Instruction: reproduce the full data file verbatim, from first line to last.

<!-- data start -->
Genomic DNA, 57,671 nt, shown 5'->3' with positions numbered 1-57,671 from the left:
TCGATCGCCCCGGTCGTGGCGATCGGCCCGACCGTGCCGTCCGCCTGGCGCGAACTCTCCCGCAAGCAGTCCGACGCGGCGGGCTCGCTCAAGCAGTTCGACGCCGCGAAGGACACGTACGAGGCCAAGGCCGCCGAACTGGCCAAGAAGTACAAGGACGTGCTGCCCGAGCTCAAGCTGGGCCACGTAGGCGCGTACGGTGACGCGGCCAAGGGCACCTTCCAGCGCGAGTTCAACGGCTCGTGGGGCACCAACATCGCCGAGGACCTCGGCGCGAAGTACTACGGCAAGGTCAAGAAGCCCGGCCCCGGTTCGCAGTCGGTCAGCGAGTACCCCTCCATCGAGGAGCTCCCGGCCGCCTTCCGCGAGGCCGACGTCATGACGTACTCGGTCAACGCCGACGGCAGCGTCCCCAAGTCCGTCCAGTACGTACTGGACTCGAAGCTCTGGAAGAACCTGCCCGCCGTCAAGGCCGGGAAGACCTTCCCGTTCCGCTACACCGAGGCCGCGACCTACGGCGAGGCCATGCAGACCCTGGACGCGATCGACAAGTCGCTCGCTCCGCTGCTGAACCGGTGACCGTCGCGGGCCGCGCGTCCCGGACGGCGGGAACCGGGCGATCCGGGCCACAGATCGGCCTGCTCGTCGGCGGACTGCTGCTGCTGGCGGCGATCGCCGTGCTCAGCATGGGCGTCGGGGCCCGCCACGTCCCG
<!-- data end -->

Genomic DNA, 57,671 nt, shown 5'->3' with positions numbered 1-57,671 from the left:
TCGATCGCCCCGGTCGTGGCGATCGGCCCGACCGTGCCGTCCGCCTGGCGCGAACTCTCCCGCAAGCAGTCCGACGCGGCGGGCTCGCTCAAGCAGTTCGACGCCGCGAAGGACACGTACGAGGCCAAGGCCGCCGAACTGGCCAAGAAGTACAAGGACGTGCTGCCCGAGCTCAAGCTGGGCCACGTAGGCGCGTACGGTGACGCGGCCAAGGGCACCTTCCAGCGCGAGTTCAACGGCTCGTGGGGCACCAACATCGCCGAGGACCTCGGCGCGAAGTACTACGGCAAGGTCAAGAAGCCCGGCCCCGGTTCGCAGTCGGTCAGCGAGTACCCCTCCATCGAGGAGCTCCCGGCCGCCTTCCGCGAGGCCGACGTCATGACGTACTCGGTCAACGCCGACGGCAGCGTCCCCAAGTCCGTCCAGTACGTACTGGACTCGAAGCTCTGGAAGAACCTGCCCGCCGTCAAGGCCGGGAAGACCTTCCCGTTCCGCTACACCGAGGCCGCGACCTACGGCGAGGCCATGCAGACCCTGGACGCGATCGACAAGTCGCTCGCTCCGCTGCTGAACCGGTGACCGTCGCGGGCCGCGCGTCCCGGACGGCGGGAACCGGGCGATCCGGGCCACAGATCGGCCTGCTCGTCGGCGGACTGCTGCTGCTGGCGGCGATCGCCGTGCTCAGCATGGGCGTCGGGGCCCGCCACGTCCCG